The preferred embodiment of this invention, illustrating all its features, will now be discussed in detail. This embodiment depicts the novel and non-obvious multi-purpose golf tool of this invention shown in the accompanying drawing, which is for illustrative purposes only. This drawing includes the following Figures (FIGS.), with like numerals indicating like parts:
FIG. 1 is a side elevational view of the multi-purpose golf tool of this invention.
FIG. 2 is a side elevational view of showing the inside of one section of the housing of the tool of this invention.
FIG. 3 is a top plan view of the tool of this invention.
FIG. 4 is a bottom plan view of the tool of this invention.
FIG. 5 is a right-hand end view of the tool of this invention
FIG. 6 is a left-hand end view of the tool of this invention.
FIG. 7 is perspective view of the tool of this invention, with the fork positioned to extend outward from this tool.
FIG. 8 is an exploded perspective of the tool of this invention.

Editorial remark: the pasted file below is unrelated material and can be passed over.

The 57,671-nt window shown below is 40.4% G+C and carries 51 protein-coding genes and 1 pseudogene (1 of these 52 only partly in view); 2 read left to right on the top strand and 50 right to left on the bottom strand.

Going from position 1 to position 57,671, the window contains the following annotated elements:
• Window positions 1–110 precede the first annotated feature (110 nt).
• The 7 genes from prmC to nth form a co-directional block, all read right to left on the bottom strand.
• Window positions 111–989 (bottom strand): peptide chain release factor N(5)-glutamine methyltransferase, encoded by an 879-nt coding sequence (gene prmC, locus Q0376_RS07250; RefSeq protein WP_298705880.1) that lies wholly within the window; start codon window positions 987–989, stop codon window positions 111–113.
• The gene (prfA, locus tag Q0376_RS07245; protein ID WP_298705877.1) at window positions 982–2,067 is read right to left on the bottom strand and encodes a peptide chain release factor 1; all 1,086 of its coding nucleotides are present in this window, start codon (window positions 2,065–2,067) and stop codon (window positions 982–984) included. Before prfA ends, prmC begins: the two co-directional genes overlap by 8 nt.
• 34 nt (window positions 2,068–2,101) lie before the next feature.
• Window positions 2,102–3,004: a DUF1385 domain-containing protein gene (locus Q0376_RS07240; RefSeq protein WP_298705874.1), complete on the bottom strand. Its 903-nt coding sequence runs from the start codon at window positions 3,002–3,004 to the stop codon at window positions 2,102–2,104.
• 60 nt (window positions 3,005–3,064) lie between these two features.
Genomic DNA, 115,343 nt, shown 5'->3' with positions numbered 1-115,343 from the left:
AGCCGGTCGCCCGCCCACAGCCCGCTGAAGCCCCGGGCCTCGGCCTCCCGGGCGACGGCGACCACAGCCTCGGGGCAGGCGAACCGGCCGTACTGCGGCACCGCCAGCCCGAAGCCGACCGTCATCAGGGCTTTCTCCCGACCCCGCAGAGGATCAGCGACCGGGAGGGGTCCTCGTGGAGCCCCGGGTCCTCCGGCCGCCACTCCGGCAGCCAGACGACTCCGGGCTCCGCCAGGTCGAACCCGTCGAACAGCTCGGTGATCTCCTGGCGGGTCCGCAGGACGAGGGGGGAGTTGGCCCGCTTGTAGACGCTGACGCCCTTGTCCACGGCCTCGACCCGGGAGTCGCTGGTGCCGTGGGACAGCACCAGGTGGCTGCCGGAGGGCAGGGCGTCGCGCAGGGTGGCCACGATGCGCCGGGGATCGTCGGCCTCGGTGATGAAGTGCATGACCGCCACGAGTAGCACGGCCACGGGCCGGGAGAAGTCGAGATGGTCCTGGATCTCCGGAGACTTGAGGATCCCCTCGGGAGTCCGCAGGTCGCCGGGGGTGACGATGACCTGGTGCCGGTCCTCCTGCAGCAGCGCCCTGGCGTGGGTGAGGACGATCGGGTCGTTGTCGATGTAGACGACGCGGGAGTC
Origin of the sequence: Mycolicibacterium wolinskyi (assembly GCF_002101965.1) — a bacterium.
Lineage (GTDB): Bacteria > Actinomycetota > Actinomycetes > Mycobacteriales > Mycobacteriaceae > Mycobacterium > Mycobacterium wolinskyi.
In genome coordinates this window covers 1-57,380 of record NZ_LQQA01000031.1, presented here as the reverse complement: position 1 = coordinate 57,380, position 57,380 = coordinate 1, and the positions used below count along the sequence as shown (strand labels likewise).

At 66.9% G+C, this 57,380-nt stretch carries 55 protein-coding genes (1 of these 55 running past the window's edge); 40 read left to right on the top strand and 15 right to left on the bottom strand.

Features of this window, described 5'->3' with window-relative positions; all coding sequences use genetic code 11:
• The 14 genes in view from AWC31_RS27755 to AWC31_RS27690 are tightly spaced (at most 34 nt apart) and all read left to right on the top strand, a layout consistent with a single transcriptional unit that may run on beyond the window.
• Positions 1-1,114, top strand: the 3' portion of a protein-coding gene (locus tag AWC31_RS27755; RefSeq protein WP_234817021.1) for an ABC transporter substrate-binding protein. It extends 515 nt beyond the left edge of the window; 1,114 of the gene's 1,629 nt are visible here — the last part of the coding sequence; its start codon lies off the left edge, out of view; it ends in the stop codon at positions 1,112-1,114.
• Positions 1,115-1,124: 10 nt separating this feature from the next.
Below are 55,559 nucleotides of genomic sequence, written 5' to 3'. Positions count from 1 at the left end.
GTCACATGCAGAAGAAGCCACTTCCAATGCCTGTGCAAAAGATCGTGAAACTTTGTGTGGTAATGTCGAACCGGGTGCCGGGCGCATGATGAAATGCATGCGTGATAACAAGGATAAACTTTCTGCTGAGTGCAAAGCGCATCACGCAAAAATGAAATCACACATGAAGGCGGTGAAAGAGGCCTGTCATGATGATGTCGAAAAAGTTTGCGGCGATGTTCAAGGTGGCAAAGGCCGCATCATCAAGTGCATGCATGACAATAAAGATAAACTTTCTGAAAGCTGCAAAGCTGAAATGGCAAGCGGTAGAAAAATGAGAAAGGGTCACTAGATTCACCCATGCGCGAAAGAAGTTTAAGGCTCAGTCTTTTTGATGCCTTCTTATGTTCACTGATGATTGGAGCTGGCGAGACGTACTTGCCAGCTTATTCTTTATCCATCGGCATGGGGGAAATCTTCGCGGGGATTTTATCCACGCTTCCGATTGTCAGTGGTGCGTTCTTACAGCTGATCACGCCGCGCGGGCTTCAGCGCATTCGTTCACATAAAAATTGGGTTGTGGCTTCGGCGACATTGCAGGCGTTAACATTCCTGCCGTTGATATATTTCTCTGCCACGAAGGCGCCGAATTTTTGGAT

FIG. 9 is a side view if the score wheel showing indentations opposite corresponding numbers on the opposite side of the wheel.
FIG. 10 is an exploded, fragmentary, cross-sectional view showing how the fork and brush are connected to the housing.
As shown in FIGS. 1 through 4, the golf tool 10 of this invention includes a housing 12 formed by two sections 12a and 12b, each section having essentially the same circumferential configuration, with a window 13 in the forward portion of the section 12a. The two sections 12a and 12b are connected together by screws 14 and 16. Disposed within the housing 12 is a score wheel 18 and brush 20, and mounted on the exterior surface of the one section 12a is a fork 22 for repairing divots. Preferably, there is a hole 24 in the connecting sides of the two sections 12 a and 12b that has a diameter slightly less than the diameter of the pin 26a of a ball marker 26 so that the pin 26a can be force fitted into the hole and held in position until removed by the golfer.